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Re: Consuming out-of-spec inputs considered harmful - another example

From: Jonathan Rees <jar@creativecommons.org>
Date: Thu, 16 Apr 2009 13:14:00 -0400
Cc: "www-tag@w3.org" <www-tag@w3.org>
Message-Id: <24176A04-7384-48DB-8185-017DD688A2D5@creativecommons.org>
To: ashok.malhotra@oracle.com

On Apr 16, 2009, at 11:26 AM, ashok malhotra wrote:

> Did you means that the 'strict' mode would disallow or flag, for  
> example, use of an external library in Java or
> the use of user-defined functions in XQuery or XSLT?  Seems a bit  
> extreme to me.
> All the best, Ashok

OK, good point. Let me see if I can come up with a theory that  
distinguishes libraries from extensions.

You're saying that an external library may be needed in order to  
process a Java program that uses the library, and that's like when an  
OWL processor needs to be correctly extended with a new datatype  
mapping in order to process ontologies that use the new datatype  

The difference between datatype mappings in OWL and external libraries  
in Java is that for libraries there is a standard way to supply a  
definition of one, while no such method exists for OWL datatype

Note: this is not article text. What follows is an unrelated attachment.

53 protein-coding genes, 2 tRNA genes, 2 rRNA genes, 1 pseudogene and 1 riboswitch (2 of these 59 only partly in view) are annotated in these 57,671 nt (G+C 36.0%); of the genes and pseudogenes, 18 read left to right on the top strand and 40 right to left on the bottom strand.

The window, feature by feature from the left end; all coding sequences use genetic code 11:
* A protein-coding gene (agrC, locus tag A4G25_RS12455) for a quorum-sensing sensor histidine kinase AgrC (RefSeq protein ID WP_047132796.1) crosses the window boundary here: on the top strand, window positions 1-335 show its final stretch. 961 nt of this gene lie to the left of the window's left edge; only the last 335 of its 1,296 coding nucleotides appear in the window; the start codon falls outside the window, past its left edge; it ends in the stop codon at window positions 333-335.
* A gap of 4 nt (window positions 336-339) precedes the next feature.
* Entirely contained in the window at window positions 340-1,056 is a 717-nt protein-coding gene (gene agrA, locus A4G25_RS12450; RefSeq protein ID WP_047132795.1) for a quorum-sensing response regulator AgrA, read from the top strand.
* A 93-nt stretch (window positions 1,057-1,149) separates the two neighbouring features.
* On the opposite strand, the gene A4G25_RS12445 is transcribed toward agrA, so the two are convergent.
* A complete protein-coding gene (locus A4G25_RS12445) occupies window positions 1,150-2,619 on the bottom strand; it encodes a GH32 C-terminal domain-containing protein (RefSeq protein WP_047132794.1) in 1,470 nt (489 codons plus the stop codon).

mapping extensions. This means that there are important questions  
about extension-reliant ontologies (such as entailment and  
consistency) that simply can't be answered automatically by OWL  
processors without nontrivial human intervention. With external  
libraries, there is a standard process to go through in order to  
acquire the ability to handle an "extension" - namely, you get ahold  
of an implementation, and put it on your CLASSPATH. This makes a level  
playing field for all processors of the language. OWL ontology imports  
work in pretty much the same way. But for OWL datatype mappings there  
is no such process - the spec doesn't tell you a *method* for  
extending the mapping, only that you can do so. The spec tells you  
what a "correct" implementation of an extension is, but only by  
delegating that question to the owner of the datatype's URI (if I  
understand the spec correctly).

This same pattern could hold for many kinds of extension frameworks.  
Sometimes you don't care (the question you want to answer doesn't  
depend on understanding the extension); sometimes you care and you can  
figure it out (load the library); sometimes you care and you can't  
easily figure it out, and just have to say "I wish you hadn't used  
that extension". The last is the interoperability issue.

You might even say that this distinction - methodical, mostly  
automatic "extension" using the same or referenced specs, vs. thought  
and effort required because there's no standard interface for  
supplying the extension to tools - characterizes the difference  
between a library and an extension.

I'm not saying extensibility is a bad thing; I'm just asking how to  
engineer specs to promote interoperability.

Received on Thursday, 16 April 2009 17:14:53 UTC

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